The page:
A sensei has the ability to generate a "team" environment through effective maintenance of leadership skills. Recognising and rewarding effort, and treating other people with fairness and dignity is crucial.

A sensei always looks for and finds the best in other people, concentrating on the positives.

A sensei has the skill to solve problems intelligently and with human relations skill, so that effective outcomes are achieved in an harmonious and realistic fashion.

An effective sensei is intelligent and therefore able to act wisely. The sensei has the ability to "think through" issues and see with "spatial vision" to identify the potential outcomes from a course of action.

A sensei is honest and transparent. There is no "dualism".

A sensei is ethical in all his dealings.

A sensei is not a true sensei if others are unwilling or unable to follow the sensei.

A sensei is "human", and understands and forgives himself and others. A sensei can admit an error, and say "I was wrong".

A sensei has a highly developed "self insight" and is able to "see themselves" as others see them, act accordingly, and are therefore able to be at peace.

A sensei uses discretion and honours confidences.

A sensei understands and uses "honourable" behaviour.

A sensei is a role model for moral, ethical and legal conduct.

A sensei is not a vindictive or angry person. They do not "punish". They understand students come to the dojo of their own free will, and are not "conscripted".

An effective sensei lives in the "real world", and is not isolated from other people and their issues. He is flexible and understands that everybody who persists at karate tries their best, even if it’s not what the sensei wants.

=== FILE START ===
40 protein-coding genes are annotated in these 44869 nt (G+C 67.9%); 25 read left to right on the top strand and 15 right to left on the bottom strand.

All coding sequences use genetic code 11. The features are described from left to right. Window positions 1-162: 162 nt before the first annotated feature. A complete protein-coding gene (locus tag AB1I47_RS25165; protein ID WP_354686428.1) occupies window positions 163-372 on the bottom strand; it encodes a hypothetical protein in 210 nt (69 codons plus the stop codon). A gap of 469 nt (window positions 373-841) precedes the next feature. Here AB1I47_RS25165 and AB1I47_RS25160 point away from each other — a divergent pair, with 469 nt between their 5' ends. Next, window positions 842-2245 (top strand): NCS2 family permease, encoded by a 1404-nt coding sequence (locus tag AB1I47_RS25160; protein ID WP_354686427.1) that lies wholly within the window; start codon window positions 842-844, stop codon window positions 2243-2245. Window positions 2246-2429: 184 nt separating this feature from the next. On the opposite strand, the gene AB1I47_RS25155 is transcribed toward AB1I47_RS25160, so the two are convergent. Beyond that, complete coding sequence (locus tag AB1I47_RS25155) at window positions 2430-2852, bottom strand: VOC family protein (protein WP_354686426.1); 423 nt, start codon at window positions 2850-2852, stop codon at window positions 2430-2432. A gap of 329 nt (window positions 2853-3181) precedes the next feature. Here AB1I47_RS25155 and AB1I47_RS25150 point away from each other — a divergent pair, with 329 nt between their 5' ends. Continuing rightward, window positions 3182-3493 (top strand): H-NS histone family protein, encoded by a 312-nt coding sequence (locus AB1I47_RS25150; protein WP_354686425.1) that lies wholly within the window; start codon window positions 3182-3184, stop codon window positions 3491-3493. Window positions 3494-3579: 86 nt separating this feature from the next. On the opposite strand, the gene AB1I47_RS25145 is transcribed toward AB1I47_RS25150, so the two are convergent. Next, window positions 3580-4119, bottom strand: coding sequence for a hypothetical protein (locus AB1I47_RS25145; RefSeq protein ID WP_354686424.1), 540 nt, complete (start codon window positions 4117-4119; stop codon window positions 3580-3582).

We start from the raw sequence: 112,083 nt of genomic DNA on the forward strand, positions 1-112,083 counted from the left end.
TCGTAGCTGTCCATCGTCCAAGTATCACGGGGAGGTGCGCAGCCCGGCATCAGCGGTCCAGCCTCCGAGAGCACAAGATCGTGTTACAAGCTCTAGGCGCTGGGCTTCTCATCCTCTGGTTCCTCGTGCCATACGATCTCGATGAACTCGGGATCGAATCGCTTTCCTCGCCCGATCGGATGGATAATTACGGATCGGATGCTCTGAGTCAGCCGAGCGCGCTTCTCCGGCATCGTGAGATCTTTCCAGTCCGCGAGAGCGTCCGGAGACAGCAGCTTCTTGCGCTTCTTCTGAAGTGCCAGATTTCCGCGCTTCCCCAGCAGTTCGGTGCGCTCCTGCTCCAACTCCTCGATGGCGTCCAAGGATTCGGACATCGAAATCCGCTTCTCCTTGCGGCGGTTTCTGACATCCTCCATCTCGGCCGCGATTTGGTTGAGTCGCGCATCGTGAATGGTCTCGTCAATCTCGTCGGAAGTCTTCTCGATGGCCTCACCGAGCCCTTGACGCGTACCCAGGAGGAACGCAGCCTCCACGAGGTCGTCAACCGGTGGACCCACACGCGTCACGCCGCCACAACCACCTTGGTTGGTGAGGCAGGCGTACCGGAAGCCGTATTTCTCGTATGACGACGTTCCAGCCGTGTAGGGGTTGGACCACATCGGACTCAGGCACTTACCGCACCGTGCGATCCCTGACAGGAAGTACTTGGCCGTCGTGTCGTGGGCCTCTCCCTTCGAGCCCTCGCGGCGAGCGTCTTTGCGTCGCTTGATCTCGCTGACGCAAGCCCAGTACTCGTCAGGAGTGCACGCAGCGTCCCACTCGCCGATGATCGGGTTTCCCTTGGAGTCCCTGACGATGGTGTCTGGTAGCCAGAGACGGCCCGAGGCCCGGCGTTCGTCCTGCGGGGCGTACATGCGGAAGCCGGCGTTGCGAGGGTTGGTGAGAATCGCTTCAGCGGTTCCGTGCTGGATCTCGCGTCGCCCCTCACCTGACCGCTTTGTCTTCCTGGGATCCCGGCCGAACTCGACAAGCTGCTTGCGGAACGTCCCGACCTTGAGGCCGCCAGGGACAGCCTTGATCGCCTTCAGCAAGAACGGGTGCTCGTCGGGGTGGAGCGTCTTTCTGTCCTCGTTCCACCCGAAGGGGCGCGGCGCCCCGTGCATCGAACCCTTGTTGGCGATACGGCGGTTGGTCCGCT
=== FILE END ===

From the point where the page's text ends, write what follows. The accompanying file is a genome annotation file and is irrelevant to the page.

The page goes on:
A sensei does not think or act as if he’s better than anyone else, either as a karateka, or as a human being.

A sensei is polite, calm and courteous to all people at all times, no matter what the provocation.

A sensei maintains a "beginners mind".

A sensei is grateful for all things.

A sensei is above all a human being who makes mistakes, and sometimes falters. With the support of colleagues and seniors they are however, able to overcome difficulties and grow.

If a sensei dies, retires, or is otherwise unable to continue teaching, that is the measure of a sensei. Will the students be devastated? Will they be unhappy because a great martial artist has gone, or because a great human being has gone?

It is impossible to adequately write down the criteria for a sensei, because it’s a feeling one has, and includes the ability to enter the fourth dimension of existence.

To be able to stand above a mountain top and perceive all directions is a rare gift. Not all sensei will reach this, but all would aspire to it. How does one describe the ability to see this way? It is not possible to write it down. The feeling and the understanding is from heart to heart. No human communication is necessary or possible. Human communication being inadequate to this task, the communication is silent, like one hand clapping.

Silent communication is the only way to adequately define the "Criteria for a Sensei".

Being imperfect, or not having yet reached the highest levels of human understanding and performance does not disqualify one from being a teacher or a sensei. It simply means the sensei still has to complete their own personal journey.

We will all be judged by our humanity, not our martial arts skills. This applies more so to a sensei.

What are the criteria for a sensei? The same as for a human being. Therefore one cannot be "inadequate" or not "fit".

One just "is".